Blake Washburn blames manufacturer MacFarland for his defeat in the race for re-election to the state legislature. He takes over his uncle's newspaper to take on big business as an enemy of... See full summary »
Jim and Connie's postwar New York building troubles keep Jim from working on his novel. Ex-WAC from Jim's army days Roberta moves in, further upsetting Connie but pleasing Jim's friend Ed. ... See full summary »
Johnny runs away from Father O'Hara's orphanage and becomes a roller skating star with the help of Mary Reeves. He becomes involved with women, including Polly, who only love him because he... See full summary »
Former burlesque star May and her daughter Peggy dance in the chorus. When May has a fight with featured dancer Bubbles, Bubbles leaves the show and Peggy takes her place. When Peggy falls ... See full summary »
In 1876 Dawson wants to prevent a train from getting to Tomahawk CO on time, to keep it from competing with his stage coach line. Kit, who must get the train to its goal, forces Johnny ... See full summary »
Mae Doyle comes back to her hometown a cynical woman. Her brother Joe fears that his love, fish cannery worker Peggy, may wind up like Mae. Mae marries Jerry and has a baby; she is happy but restless, drawn to Jerry's friend Earl.
Marilyn Monroe's voice on the Decca soundtrack album "There's No Business Like Show Business" was replaced by singer Dolores Gray because Monroe's voice was under contract to another record company that would not release the rights for use on the album. See more »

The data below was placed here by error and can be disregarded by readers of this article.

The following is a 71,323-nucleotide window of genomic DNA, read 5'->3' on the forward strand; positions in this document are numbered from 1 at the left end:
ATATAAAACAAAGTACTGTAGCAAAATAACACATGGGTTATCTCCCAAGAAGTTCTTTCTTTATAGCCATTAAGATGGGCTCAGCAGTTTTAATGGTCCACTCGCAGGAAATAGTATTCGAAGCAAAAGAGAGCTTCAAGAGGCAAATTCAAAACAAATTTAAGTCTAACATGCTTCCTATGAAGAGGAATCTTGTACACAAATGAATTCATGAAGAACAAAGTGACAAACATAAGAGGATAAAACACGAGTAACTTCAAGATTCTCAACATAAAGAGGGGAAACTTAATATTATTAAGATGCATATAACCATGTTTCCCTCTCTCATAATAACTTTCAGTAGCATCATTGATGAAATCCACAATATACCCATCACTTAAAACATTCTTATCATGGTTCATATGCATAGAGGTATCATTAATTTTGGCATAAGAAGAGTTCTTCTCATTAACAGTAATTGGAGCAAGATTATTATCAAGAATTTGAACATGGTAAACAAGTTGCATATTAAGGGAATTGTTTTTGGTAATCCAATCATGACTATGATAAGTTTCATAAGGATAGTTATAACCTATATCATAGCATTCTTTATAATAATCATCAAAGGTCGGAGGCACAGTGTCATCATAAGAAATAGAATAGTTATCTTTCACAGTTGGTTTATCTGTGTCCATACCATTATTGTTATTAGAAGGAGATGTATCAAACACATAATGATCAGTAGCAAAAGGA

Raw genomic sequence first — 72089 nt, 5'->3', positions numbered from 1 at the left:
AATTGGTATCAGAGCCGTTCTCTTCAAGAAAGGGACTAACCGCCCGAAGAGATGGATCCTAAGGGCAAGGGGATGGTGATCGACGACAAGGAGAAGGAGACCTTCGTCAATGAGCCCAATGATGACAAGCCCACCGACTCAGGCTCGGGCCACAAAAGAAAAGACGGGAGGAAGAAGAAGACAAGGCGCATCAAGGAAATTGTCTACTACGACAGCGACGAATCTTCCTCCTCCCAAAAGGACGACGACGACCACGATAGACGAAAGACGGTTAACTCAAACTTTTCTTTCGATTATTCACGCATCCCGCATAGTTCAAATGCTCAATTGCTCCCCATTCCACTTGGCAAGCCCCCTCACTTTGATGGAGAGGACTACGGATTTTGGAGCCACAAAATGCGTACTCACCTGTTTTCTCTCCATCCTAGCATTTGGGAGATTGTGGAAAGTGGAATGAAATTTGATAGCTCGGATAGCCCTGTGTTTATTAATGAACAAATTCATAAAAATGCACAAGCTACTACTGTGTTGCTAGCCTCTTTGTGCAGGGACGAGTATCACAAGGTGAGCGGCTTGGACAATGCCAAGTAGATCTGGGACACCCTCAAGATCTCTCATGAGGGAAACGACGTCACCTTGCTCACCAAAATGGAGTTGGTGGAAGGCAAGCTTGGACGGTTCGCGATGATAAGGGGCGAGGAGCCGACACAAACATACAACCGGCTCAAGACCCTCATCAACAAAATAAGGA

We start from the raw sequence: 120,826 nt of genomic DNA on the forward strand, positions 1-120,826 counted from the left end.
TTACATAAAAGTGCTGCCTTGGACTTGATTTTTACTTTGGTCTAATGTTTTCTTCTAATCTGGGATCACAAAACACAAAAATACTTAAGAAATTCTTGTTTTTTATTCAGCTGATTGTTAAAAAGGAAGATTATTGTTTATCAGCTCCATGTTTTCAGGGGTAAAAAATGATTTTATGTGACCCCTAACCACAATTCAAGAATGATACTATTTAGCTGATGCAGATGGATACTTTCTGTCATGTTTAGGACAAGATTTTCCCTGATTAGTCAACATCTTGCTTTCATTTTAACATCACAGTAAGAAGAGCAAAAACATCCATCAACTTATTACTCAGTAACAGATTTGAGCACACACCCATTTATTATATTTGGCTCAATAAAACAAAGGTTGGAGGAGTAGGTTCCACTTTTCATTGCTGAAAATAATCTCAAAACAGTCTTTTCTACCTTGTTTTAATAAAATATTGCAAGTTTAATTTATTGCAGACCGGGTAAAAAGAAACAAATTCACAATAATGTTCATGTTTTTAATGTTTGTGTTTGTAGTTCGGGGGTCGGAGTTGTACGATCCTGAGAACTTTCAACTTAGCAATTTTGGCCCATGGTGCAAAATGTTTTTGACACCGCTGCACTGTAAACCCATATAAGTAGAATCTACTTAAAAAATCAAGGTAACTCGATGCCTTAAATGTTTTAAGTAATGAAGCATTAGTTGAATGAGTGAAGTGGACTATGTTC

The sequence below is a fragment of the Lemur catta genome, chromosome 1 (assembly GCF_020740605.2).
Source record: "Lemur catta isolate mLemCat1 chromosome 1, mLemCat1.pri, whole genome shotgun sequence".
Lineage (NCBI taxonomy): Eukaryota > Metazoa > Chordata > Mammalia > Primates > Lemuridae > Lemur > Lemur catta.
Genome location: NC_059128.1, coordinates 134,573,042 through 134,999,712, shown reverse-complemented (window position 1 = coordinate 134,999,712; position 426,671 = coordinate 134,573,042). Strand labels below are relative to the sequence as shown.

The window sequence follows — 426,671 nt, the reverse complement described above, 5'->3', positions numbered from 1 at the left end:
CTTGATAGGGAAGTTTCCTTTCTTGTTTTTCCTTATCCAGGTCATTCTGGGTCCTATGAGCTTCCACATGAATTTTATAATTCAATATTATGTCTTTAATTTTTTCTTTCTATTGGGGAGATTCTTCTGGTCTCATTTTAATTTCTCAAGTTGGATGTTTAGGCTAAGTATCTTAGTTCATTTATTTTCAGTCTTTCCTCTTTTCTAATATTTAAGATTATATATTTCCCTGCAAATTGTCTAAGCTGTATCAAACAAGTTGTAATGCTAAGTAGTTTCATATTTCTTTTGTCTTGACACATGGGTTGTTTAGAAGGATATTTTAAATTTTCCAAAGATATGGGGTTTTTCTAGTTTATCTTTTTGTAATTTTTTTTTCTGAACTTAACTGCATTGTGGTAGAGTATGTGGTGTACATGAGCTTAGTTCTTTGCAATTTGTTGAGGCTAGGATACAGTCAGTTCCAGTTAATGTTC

When Vicky rehearses the "Heat Wave" number with the band the afternoon of her nightclub opening, it's an entirely different musical arrangement and vocal tempo than she uses in her act later just several hours later. See more »
Fit Lew Harris into this picture, will you?
Lew did everything for me. Maybe he did have some ideas, that doesn't mean I always agreed with them. There was never anyone for me but Tim.
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Contrary to what a lot of people seem to think of this film, my biggest complaint with it is Marilyn Monroe. The studio shoehorned her into this film in their attempt to make the biggest musical extravaganza ever, and she just doesn't fit. She's so out of sync with the other characters that she might as well be from a different planet.
Don't get me wrong. I'm not a huge Marilyn fan, but she was good (and well-cast) in "Some Like It Hot". She's just all wrong for "No Business Like Show Business", and she looks and sounds ridiculous.
To be fair, Johnnie Ray often doesn't hold up well before modern audiences, either, when he sings. It's not that he's bad; it's that his style has come and gone and hardly been seen since. Everything in this movie tends to be at least a little overdone, and asking Johnnie Ray to exaggerate his singing does not produce flattering results.
Still, Donald O'Connor and Mitzi Gaynor are as brilliant and exuberant as you could hope. Ethel Merman is, well, Ethel Merman, and exactly right for her part. Dan Dailey is like a reliable locomotive that never disappoints.
The story is a bit plodding at times, but it only exists to set up one gala musical number after another. It only really bogs down when it gets caught up with Marilyn's character. If the studio had just left Marilyn out of it, perhaps giving Mitzi Gaynor the love interest role, and toned down the general effort level just a hair, this would've been one of the all-time greats.
It's still absolutely worth seeing -- in widescreen format, if you possibly can.
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